Game 190 | January 19, 1971 | Foster Brooks, Bill Rigney, Gene Autry, Joe Cronin
Brooks emceed the annual Mid-Winter Baseball Banquet. Autry, America's "Singing Cowboy," became owner of the expansion Los Angeles Angels when they were created in 1961. The Angels retired the number 26 in his honor as the 26th man on a 25-man roster. Rigney was on his way to a fifth-place finish in his second year as Twins manager, and Cronin, a Hall of Fame shortstop with the Washington Senators and Boston Red Sox, was American League president from 1959-1973.
(LtoR) Back row: Howard Fox (physician), Foster Brooks, Bill Rigney, Paul Giel; Front row: Gene Autry, Joe Cronin
Game 191 | April 7, 1971 | Calvin Griffith, Frank Lane
Shortly before his 75th birthday, "Trader" Lane was hired as general manager of the Milwaukee Brewers. He made more than 400 trades over his long career in baseball--some 241 with the White Sox alone. He traded future Hall of Famers and major stars such as Norm Cash, Rocky Colavito, Roger Maris, Red Schoendienst and Early Wynn, and once traded his manager, Joe Gordon, to Detroit for their manager, Jimmy Dykes.
Game 192 | April 22, 1971 | Dick Nolan, George Connor, Jim Finks
An outstanding defensive back with the New York Giants, Nolan coached the San Francisco 49ers to three straight NFC West Division titles from 1970-1972. Winner of the 1944 Outland Trophy at Notre Dame, Connor starred at defensive end and linebacker for the Chicago Bears from 1948-1955 and is a member of both the college and pro football halls of fame. Before the 1972 season, Finks, the Vikings general manager, made a trade with the Giants to bring Fran Tarkenton back to Minnesota.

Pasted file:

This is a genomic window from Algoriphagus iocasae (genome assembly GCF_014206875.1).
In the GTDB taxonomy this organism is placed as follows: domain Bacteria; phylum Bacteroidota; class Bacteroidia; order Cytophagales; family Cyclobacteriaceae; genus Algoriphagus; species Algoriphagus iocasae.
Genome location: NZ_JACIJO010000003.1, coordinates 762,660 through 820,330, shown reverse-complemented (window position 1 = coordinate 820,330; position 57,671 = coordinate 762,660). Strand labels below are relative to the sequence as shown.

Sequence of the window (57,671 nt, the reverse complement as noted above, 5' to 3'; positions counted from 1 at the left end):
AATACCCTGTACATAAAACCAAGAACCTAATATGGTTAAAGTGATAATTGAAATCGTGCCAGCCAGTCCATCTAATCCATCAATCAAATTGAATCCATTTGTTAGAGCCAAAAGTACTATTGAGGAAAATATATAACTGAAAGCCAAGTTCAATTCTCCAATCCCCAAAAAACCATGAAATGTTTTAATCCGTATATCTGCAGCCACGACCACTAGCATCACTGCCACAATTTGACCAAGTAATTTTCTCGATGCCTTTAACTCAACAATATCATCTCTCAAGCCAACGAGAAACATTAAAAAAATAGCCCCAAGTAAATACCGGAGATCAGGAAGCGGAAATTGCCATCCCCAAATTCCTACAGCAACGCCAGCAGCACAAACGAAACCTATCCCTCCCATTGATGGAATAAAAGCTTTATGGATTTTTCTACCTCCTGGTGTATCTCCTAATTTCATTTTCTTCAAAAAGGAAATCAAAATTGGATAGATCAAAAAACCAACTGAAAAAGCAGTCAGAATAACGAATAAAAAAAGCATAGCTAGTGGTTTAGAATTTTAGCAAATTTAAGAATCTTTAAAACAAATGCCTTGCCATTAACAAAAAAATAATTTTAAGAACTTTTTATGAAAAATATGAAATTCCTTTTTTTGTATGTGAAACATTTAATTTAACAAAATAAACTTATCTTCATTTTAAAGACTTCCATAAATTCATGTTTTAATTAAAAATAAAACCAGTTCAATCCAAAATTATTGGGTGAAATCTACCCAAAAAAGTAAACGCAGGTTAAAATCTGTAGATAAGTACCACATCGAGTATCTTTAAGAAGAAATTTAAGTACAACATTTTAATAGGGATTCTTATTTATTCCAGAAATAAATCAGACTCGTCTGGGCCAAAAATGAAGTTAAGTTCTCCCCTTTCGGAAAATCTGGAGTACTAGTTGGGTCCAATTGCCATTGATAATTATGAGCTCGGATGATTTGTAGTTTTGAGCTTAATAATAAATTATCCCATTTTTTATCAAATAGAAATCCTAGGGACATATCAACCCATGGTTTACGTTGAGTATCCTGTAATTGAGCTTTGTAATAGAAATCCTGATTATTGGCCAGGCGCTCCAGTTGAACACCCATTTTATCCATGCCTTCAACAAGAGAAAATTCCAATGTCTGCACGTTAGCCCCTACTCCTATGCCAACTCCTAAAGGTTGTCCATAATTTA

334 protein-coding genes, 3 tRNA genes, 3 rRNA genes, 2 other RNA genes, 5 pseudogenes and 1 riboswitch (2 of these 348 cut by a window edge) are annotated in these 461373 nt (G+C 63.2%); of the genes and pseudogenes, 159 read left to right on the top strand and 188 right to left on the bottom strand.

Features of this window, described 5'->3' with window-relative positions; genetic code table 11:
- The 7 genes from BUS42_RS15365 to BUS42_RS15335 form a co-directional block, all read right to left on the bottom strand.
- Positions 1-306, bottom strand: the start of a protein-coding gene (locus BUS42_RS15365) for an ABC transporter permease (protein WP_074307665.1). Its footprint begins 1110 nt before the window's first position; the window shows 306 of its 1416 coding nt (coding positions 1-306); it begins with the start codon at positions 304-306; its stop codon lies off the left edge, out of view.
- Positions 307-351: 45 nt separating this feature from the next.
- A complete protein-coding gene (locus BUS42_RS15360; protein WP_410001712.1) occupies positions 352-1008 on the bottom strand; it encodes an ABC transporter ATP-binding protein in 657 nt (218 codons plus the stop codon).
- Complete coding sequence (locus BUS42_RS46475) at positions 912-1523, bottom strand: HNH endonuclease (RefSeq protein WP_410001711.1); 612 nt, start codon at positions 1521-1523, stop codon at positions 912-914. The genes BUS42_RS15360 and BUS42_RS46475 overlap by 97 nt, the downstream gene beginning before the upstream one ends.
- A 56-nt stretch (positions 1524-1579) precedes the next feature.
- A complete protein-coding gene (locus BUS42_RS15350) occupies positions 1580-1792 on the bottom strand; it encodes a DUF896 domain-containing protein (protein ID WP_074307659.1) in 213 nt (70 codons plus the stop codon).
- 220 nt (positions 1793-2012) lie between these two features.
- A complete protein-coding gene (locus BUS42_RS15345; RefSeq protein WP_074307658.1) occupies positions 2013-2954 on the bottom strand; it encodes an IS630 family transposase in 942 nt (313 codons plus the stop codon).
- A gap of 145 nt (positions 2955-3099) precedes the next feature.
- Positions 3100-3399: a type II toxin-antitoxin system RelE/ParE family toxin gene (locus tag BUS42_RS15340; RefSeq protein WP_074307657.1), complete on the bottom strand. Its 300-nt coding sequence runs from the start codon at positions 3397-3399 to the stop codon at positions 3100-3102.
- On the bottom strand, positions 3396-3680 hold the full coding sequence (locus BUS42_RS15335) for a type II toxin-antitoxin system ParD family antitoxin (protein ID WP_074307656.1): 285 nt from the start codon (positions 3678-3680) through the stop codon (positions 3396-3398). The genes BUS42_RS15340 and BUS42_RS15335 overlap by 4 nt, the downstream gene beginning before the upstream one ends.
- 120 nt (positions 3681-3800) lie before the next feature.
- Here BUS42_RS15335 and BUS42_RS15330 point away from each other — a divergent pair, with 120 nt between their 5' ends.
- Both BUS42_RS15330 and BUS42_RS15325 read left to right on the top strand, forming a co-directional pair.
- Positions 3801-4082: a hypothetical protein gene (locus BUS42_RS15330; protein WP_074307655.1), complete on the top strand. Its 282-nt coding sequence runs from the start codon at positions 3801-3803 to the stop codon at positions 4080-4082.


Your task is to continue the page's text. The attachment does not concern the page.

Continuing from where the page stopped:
Game 193 | May 14, 1971 | Dan Devine
Moving to Proctor, Minnesota, as a youth, Devine starred in football and baseball at the University of Minnesota-Duluth. After successful stints as head football coach at Arizona State and Missouri, in January 1971 Devine succeeded Phil Bengston as coach of the Green Bay Packers. He held that job for four seasons before replacing the retiring Ara Parseghian at Notre Dame.
Game 194 | May 18, 1971 | Bud Wilkinson
After an unsuccessful run at a U.S. Senate seat in Oklahoma in 1964, Wilkinson moved into the football broadcast booth. He became the lead color commentator on ABC's college football coverage with Chris Schenkel and, later, Keith Jackson. He left the broadcast booth to return to coaching with the St. Louis Cardinals in 1978 and part of 1979.
Game 195 | July 23, 1971 | Bill Musselman
Bill who? A Gopher basketball search committee had just hired Murray State Coach Calvin Luther, who accepted and resigned in a 24-hour period. Enter the second choice, 30-year-old Ashland College coach Bill Musselman. He surrounded center Jim Brewer with junior college recruits Ron Behagen, Clyde Turner and Bob Nix, and instituted a Harlem Globetrotters-type pregame show, and the Gophers became an instant Big Ten contender, winning the Big Ten title in 1972.
(LtoR) Back row: Fran Hubbard, Sid Hartman (physician); Front row: Bill Musselman, Kevin Wilson
Game 196 | August 9, 1971 | Charlie Fox, Rosy Ryan
In his second year as manager of the San Francisco Giants, Fox led his team to a 90-72 record and the Western Division Championship in the National League, earning him Manager of the Year honors. His major league playing career consisted of only three games, but he managed five years with the Giants and part of two other seasons with the Montreal Expos and Chicago Cubs. He was succeeded as Giants manager by former Giants' catcher; Wes Westrum, a native Minnesotan.